Kuwait’s streets are a hodgepodge of numbers, names and nicknames. Ask for directions and you might be told take the 30, get off at Fahaheel Expressway or turn onto Istiqlal Street. Part of the confusion stems from the many different communities in Kuwait. Similar to some areas, different communities use different names for streets. Westerners, for instance, tend to refer to the numbered highways as the 30, 40, 50 or 55 and so on. Locals and those who have grown up in Kuwait seldom use the numbers but instead refer to these highways and streets by their given names.
A special ‘nomenclature committee’ at the Kuwait Municipality was established solely for the purpose of naming Kuwait’s streets. Kuwait Times interviewed the Municipal Council’s Head of the Committee and the Assistant Director General for Projects Affairs Yousef Al-Munawer to learn more about how names of streets are chosen and what are the issues surrounding the process.
The nomenclature committee was formed by the Municipal Council and consists of members from the Municipality and other institutions including the Ministry of Information, Amiri Diwan, the Cabinet, Kuwait Writers Association, National Council for Culture, Arts and Letters and the Gulf Studies Institution. The committee is currently not empowered to set new criteria for naming.
Based on numbers but still named
All streets in Kuwait have been assigned numbers. “Addresses in Kuwait are based on numbers, and the names are just an addition. Each street has a number, so the official address includes this number and not the name. Even Arabian Gulf Road has a number – 25. When the name of any street is changed, the Municipality sends official letters to various institutions in charge about this change,” Munawer told Kuwait Times.
Names, however, are also used and can come about in a variety of ways. Some streets were named by Amiri decree, such as naming the Sixth Ring Road after the late parliament speaker and prominent businessman Jassem Al-Khorafi, and the Fifth Ring Road after the late ruler of the United Arab Emirates Sheikh Zayed bin Sultan Al-Nahyan.
Both the naming committee and ordinary citizens can recommend names for streets. Quite often, name suggestions are made to honor a prominent member of the community or someone who has made great achievements in the region. “A family can suggest naming a street after one of its members who passed away. We then research and study [the suggested person’s] achievements. Here, we also cooperate with the Researches and Studies Center, the Ministry of Awqaf and Islamic Affairs and other related institutions,” Munawer said.
A street by any other name
Confusion arises though when streets are known by locals and residents by a variety of different names. The so-called Share’a Al Hubb (Love Street) is a well-known and popular street between Daiya and Dasma, but most foreigners will have no clue of its location unless you call it the Second Ring Road. The so-called Restaurants Street in Salmiya is another famous local destination and most folks know it based on that name, but in reality it’s called Amr bin Al-Aas Street.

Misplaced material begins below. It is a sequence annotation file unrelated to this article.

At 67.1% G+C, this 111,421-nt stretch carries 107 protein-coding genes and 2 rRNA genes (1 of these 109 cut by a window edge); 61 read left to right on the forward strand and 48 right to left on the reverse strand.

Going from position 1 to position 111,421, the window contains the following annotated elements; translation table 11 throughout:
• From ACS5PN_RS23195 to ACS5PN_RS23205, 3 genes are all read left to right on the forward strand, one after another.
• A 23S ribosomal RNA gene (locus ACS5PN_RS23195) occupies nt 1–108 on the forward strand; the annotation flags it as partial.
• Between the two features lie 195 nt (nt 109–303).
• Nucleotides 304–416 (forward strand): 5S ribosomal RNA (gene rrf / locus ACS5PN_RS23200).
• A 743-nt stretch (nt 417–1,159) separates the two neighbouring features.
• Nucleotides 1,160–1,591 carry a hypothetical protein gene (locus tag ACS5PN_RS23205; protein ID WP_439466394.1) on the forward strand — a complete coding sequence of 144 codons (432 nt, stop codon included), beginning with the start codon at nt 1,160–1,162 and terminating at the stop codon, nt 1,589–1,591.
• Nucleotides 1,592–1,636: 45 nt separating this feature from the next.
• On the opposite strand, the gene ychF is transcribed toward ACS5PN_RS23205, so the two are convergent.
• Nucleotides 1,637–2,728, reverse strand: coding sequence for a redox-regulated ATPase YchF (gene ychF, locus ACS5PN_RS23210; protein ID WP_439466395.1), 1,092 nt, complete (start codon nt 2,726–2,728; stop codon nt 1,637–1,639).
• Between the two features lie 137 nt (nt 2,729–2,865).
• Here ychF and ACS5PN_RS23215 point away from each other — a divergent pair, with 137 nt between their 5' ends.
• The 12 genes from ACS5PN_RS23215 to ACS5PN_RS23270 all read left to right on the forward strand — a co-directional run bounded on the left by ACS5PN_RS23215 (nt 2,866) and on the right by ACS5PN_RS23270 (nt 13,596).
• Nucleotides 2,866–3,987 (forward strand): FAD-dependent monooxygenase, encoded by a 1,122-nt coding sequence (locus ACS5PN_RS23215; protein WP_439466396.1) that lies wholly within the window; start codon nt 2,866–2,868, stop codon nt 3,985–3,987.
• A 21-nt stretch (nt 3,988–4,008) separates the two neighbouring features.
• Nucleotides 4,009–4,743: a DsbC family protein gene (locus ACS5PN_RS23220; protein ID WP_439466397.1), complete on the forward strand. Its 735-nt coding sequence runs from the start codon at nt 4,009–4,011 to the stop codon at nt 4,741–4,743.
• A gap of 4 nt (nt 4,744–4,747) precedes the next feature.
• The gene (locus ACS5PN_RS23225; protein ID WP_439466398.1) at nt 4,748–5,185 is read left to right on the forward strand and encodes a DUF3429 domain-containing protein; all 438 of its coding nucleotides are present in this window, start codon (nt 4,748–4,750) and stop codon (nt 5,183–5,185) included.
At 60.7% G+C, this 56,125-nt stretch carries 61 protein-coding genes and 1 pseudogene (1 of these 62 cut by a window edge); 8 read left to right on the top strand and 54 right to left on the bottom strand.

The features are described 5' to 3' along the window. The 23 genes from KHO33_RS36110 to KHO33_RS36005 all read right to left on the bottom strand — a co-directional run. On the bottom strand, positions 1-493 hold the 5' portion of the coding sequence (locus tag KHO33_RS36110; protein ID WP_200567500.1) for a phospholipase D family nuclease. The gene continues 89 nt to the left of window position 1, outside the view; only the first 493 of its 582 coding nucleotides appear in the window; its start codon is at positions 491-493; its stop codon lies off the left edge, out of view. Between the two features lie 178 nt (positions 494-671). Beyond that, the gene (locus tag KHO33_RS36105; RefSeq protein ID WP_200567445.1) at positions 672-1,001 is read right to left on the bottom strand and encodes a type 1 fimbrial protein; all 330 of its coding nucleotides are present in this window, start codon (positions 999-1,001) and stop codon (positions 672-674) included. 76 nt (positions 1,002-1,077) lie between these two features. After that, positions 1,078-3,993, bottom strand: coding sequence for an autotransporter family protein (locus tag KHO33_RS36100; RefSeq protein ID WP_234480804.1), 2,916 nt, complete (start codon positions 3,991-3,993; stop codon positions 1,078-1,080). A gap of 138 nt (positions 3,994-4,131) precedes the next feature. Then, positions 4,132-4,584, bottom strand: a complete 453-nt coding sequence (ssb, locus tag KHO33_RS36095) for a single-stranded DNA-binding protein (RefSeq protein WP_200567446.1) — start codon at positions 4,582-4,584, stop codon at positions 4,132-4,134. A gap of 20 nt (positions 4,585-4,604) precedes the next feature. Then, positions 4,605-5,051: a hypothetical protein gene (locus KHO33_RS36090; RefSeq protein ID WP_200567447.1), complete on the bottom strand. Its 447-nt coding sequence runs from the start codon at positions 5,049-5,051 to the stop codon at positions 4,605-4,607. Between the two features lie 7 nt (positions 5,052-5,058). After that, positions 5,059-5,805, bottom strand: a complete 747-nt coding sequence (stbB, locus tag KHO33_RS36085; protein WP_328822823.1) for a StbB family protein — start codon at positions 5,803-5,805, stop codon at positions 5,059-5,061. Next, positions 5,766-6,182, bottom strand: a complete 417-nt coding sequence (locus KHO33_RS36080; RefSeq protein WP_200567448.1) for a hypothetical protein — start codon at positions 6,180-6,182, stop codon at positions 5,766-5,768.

Streets may also seem to have different names because the names represent different segments of the road. “If a road is intersected by another road, traffic light or roundabout, for instance, then it may have a different name, such as the Maghreb Highway, Riyadh Expressway or Istiqlal Road,” explained Munawer. A good example of this is Gulf Road, which becomes Balajat Street in Ras Salmiya, and after passing through Al-Bidaa Roundabout, becomes Al-Ta’awon Street.
Famous and local personalities
Sometimes the name of a road may be changed. “We have changed the name of many streets that were named after historical personalities after we found that their biographies were not honorable. For instance, Al-Azraq Road was recently the subject of much discussion on social media. We found that Al-Azraq was an infidel and against the Muslims during his time. So we suggested a change to the municipal council, which has to get approval from the Cabinet,” he said.
Also, some street names have been modified and approved. “For instance, Al-Zahra Street was changed to include the full name of the person it’s named after – Fatima Al-Zahra Street. A similar situation occurred with Sukaina Street, which was changed to Sukaina bint Al-Hussein Street. These were old street names and we recently revised the names on all the signs,” said Munawer.
There have also been political problems with some street names. “For instance, Hassan Al-Banna Street is named after the founder of the Muslim Brotherhood. It has been proposed many times to change the name, but we couldn’t as it was causing political problems. It’s not easy to change the name of streets named after political personalities, though a few have been changed. So we have stopped approving names of contemporary religious personalities,” concluded Munawer.
For those driving on Kuwait’s streets, the naming system can seem as arbitrary. Directions and popular street addresses aren’t always clear. The evolution of street names, however, can provide interesting clues to Kuwait’s local history as well as important regional events.
By Nawara Fattahova